Each time period in the story of The Cheraw Indians of North Florida has its own unique challenges and adaptations by the people to the pressures of the day. In the beginning the colonial frontier was a wild and rough place, and the situations in the Carolinas of the times led the first few families to migrate to Spanish Florida. Many were successful and the establishment of Indian hamlets at Scotts Town and Scotts Ferry led to a thriving and unique way of life for the people. This can be clearly seen in the census and tax records of the times that show that the pre conflict Scotts Ferry was one of the most thriving communities in the county. The documentary evidence for Scott Town shows a similar situation there, with the people of the Indian settlements listed as “Free Persons of Color” (as distinct from Free Negro) on the census and doing well. With the coming of the conflict between the north and south the situation would change, and a new social reality would unfold. In the years before the Civil war, ones status as a slave or descendent of a slave, or as a free person would be the main mechanism defining social status.
In the dark days after the War Between the States, skin color came to be a determining factor of one’s social standing, and a new era of unrestricted racism began. In this text I hope to shine a small amount of light on what has been the journey of a unique people so far, and a story of survival. There is still much research to be done. It is hopeful that the younger generations of The Cheraw Indians of North Florida will support the ongoing struggle to strengthen the community by participating in the life of the tribal community.
CHAPTER 1 “A Very Large Nation” The Colonial Period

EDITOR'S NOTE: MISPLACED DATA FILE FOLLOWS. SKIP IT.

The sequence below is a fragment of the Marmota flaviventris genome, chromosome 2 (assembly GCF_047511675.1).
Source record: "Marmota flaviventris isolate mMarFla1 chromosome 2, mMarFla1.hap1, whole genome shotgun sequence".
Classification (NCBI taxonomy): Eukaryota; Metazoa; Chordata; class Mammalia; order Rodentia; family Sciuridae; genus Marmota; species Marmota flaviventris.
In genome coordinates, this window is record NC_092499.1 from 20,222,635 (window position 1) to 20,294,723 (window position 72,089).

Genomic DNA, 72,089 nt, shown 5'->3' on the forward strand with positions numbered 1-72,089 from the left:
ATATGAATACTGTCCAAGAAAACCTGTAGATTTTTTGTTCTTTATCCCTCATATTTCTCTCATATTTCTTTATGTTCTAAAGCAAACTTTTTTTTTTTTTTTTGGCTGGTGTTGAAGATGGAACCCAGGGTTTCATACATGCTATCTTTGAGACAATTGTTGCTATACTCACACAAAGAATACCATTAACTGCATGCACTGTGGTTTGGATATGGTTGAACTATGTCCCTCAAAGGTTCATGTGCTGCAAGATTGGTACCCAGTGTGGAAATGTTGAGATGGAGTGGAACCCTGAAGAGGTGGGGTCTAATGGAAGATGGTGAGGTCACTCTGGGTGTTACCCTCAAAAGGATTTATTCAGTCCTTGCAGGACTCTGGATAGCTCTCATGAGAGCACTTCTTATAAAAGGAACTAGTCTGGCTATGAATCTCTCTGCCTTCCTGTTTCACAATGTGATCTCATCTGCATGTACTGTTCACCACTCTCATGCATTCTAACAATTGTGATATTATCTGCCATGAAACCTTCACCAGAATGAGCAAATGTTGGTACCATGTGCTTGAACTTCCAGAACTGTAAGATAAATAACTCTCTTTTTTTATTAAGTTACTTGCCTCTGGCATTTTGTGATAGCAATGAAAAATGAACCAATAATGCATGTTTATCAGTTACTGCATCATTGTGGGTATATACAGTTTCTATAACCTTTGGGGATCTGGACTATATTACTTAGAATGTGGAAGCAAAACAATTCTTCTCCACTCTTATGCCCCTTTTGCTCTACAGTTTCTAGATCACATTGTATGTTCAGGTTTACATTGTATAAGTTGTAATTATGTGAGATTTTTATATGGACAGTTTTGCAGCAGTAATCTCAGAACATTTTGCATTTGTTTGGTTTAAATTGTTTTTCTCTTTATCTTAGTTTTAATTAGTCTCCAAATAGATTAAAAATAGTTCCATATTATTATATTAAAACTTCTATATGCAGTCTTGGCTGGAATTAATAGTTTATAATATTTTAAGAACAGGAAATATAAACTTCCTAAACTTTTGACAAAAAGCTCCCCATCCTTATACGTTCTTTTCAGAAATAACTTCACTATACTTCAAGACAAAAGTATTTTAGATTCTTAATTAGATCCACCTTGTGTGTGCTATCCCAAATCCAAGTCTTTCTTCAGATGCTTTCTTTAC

Little is known about the Catawba Tribe prior to their first encounters with Europeans. They were known to the Cherokee as “Ani Suwa’li”, or “the Suwali people.” The Catawba Tribe was actually a loose confederation of tribes who all spoke a version of the Siouan language. Known by such general names as the Cheroenhaka, Esaw, Isaw, Sara, and Saraw, this confederacy of eastern Siouan peoples included the Kadapau, Sugaree, Coree, Coharie, Manahoac, Hassinunga, Shakori, Eno, Occaneechi, Saponi, and Tutelo. Encountering them in 1701, explorer John Lawson described them as
“the Esaw Indians, a very large Nation, containing many thousands of people.”
In the early 1600’s many important historic incidents occurred which would affect the Catawba descendents for generations. Already suffering from constant raids from the Iroquois and Tuscarora on their northern border, and the Cherokee to the west, the Catawba now faced a new threat, European colonists pushing inland from the east. Catawba Indians being taken captive by raiding parties of Iroquois and Cherokee were being sold as slaves to the colonists and this did nothing to better the situation. From 1616 to 1630, Opechancanough, successor of Powhatan, and chief over all the Algonquin speaking tidewater tribes, expressed his displeasure with the encroaching white men by waging a bloody war. Indian captives were taken in increasing numbers from the tidewater tribes during this time and forced into slavery. Those Indians not taken as slaves were forced to wander the Maryland, Virginia, and Carolina area. In 1657 the English forced most of the Powhatan remnants onto reservations in Virginia and the Siouan tribes were gathered in four main concentrations:
“The Monacan, along the James; the Saponi along the Rivana and James Rivers and Otter Creek; the Tutelo in the Roanoke Valley; and the Occaneechi on islands at the confluence of the Roanoke and Dan Rivers.”